A complex story exploring the moral repercussions of acting or not acting.

THE VOYAGE HOME

Another well-researched psychologically astute novel from Rogers (Island, 2000, etc.).

An intriguing counterpoint is set up here between the present and the past. In 1999, Anne Harrington is taking the body of her father, a vicar, by ship from Nigeria to England for burial; and, while aboard the ship, she reads her father’s Nigeria journals, set in the early 1960s, when he was a missionary there. Wandering at night on the ship, Anne discovers Joseph, a Nigerian stowaway, who leads her to his deathly ill pregnant wife and begs her to keep their presence secret. Anne’s naiveté leads to disastrous results. She tries to help, giving the woman antibiotics and enlisting the first mate—who, seizing upon his advantage, beds her and then tells her the whole crew knows she is a “slag.” Shamed, and with no recourse, she’s incapable of finding out what has happened to the woman and her unborn child; all she knows is that crew members hate stowaways because they’re fined if a ship is found carrying them. Anne doesn’t reveal where Joseph is, and hopes that he has survived the voyage. Meanwhile, in her father’s journal, she discovers his secrets: after she was born, he had gotten a Nigerian woman pregnant and been removed from his position; her mother had had an affair with his boss; this is why he never visited them after the divorce. Given a second chance, he ends up in Biafra, caring for the mangled soldiers and starving children of the civil war. Back home in England, Anne is able to track down Joseph, who has indeed made it to England, but he wants nothing to do with her. Filled with guilt, she suffers a breakdown. In a final twist, four years later, she ends up married, submissive once again, and struggling to bear a child. In her father’s journal, she discovers a final secret: on his last day alive, her father learned that his Nigerian daughter had been sold into prostitution in Italy.

A complex story exploring the moral repercussions of acting or not acting.

Pub Date: July 20, 2004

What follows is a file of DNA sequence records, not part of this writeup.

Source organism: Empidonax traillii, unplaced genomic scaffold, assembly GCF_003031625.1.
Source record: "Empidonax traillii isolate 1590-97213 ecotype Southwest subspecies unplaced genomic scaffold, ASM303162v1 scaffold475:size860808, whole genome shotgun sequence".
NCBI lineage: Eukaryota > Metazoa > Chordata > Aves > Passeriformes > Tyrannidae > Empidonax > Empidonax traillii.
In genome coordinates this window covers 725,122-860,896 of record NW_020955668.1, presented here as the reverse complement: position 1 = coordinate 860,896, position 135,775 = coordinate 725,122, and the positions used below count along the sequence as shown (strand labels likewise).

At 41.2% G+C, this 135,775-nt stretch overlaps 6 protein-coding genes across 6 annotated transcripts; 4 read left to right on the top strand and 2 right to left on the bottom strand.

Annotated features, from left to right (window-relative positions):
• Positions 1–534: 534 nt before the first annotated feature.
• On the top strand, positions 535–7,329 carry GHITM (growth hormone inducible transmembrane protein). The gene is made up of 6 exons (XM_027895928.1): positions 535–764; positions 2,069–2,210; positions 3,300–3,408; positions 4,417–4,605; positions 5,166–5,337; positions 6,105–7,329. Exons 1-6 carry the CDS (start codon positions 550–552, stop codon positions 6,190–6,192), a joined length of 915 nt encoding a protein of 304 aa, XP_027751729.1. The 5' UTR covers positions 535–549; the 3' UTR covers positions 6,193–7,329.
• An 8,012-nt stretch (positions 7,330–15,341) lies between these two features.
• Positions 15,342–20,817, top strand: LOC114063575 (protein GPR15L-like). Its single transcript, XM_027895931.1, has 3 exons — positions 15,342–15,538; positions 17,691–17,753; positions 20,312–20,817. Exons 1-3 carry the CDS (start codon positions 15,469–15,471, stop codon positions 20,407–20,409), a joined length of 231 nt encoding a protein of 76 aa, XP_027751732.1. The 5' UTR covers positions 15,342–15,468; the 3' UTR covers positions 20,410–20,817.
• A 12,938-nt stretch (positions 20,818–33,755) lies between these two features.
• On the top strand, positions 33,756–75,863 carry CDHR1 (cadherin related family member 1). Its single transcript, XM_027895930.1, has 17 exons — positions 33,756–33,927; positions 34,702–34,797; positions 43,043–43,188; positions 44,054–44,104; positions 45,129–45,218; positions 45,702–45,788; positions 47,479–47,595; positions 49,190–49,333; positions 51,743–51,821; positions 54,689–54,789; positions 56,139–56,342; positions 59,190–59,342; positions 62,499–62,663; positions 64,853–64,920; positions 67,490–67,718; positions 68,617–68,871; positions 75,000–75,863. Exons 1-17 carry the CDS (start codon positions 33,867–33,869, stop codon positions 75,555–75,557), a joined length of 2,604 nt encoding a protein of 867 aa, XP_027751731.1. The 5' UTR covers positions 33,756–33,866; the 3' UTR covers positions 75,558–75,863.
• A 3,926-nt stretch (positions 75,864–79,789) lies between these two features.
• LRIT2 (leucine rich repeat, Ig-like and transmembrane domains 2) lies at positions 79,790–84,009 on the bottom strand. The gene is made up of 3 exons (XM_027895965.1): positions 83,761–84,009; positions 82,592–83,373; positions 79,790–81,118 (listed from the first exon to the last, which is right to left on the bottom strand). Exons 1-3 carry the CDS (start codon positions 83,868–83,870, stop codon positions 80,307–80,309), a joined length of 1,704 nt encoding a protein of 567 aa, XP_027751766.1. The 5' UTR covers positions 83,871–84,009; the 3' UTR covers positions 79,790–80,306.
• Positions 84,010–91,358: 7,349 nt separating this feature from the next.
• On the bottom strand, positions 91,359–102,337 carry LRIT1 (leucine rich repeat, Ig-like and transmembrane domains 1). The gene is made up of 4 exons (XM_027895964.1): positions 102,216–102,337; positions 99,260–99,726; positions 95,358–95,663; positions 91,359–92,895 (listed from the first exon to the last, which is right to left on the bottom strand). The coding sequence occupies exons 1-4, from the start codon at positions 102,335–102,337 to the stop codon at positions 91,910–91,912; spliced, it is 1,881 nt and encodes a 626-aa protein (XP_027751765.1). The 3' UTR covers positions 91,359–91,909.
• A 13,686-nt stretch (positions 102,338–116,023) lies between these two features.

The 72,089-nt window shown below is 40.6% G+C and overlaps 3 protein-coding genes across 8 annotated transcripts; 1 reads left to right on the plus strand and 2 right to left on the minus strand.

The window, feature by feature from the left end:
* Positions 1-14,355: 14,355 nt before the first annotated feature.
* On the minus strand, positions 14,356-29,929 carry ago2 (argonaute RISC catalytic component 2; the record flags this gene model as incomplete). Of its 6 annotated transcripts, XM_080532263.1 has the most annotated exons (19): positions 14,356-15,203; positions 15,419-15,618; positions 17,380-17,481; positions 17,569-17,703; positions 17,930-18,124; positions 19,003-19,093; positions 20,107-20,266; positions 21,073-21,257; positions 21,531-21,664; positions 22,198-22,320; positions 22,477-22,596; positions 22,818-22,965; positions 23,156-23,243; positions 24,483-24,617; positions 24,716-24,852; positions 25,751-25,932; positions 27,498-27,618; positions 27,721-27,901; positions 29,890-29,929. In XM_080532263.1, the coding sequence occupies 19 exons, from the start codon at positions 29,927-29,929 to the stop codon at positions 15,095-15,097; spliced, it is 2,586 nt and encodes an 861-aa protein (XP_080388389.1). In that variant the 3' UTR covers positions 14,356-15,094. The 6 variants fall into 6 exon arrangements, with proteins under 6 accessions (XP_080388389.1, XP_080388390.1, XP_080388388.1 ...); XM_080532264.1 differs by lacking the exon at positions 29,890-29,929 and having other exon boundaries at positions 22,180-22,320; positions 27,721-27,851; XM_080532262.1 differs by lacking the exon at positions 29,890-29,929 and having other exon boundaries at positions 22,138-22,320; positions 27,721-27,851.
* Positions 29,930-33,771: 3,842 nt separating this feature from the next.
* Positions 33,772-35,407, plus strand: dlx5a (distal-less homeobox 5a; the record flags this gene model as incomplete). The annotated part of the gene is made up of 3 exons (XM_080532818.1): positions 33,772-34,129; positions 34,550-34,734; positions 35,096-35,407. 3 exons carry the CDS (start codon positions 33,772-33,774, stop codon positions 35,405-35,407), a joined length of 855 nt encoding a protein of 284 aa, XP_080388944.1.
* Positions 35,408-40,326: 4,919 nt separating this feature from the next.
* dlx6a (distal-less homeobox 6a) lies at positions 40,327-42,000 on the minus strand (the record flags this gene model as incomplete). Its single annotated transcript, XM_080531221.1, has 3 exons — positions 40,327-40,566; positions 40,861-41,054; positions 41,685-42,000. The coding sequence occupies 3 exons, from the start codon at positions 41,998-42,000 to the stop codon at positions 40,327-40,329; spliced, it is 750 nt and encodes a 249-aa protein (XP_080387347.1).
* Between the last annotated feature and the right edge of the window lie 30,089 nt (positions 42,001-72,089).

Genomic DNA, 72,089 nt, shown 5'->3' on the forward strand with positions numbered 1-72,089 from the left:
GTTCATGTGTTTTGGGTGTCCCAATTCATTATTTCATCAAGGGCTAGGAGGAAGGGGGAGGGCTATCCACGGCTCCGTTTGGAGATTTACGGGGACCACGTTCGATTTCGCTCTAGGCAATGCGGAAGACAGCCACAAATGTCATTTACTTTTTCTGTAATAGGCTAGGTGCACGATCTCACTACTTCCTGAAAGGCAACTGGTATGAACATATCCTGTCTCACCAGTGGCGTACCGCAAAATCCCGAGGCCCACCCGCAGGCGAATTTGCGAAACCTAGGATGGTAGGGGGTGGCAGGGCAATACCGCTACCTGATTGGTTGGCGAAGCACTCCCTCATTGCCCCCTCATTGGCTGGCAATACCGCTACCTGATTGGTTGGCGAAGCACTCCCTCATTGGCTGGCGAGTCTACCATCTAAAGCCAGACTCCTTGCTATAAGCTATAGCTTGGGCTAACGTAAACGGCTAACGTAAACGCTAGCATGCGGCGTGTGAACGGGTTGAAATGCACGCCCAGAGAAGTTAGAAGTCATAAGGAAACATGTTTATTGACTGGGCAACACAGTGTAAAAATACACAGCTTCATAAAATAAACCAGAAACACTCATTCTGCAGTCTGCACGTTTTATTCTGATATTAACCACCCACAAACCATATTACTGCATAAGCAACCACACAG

ISBN: 1-58567-509-1

Page Count: 336

Publisher: Overlook

Review Posted Online: May 20, 2010

Kirkus Reviews Issue: June 1, 2004

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Miller makes Homer pertinent to women facing 21st-century monsters.

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CIRCE

A retelling of ancient Greek lore gives exhilarating voice to a witch.

“Monsters are a boon for gods. Imagine all the prayers.” So says Circe, a sly, petulant, and finally commanding voice that narrates the entirety of Miller’s dazzling second novel. The writer returns to Homer, the wellspring that led her to an Orange Prize for The Song of Achilles (2012). This time, she dips into The Odyssey for the legend of Circe, a nymph who turns Odysseus’ crew of men into pigs. The novel, with its distinctive feminist tang, starts with the sentence: “When I was born, the name for what I was did not exist.” Readers will relish following the puzzle of this unpromising daughter of the sun god Helios and his wife, Perse, who had negligible use for their child. It takes banishment to the island Aeaea for Circe to sense her calling as a sorceress: “I will not be like a bird bred in a cage, I thought, too dull to fly even when the door stands open. I stepped into those woods and my life began.” This lonely, scorned figure learns herbs and potions, surrounds herself with lions, and, in a heart-stopping chapter, outwits the monster Scylla to propel Daedalus and his boat to safety. She makes lovers of Hermes and then two mortal men. She midwifes the birth of the Minotaur on Crete and performs her own C-section. And as she grows in power, she muses that “not even Odysseus could talk his way past [her] witchcraft. He had talked his way past the witch instead.” Circe’s fascination with mortals becomes the book’s marrow and delivers its thrilling ending. All the while, the supernatural sits intriguingly alongside “the tonic of ordinary things.” A few passages coil toward melodrama, and one inelegant line after a rape seems jarringly modern, but the spell holds fast. Expect Miller’s readership to mushroom like one of Circe’s spells.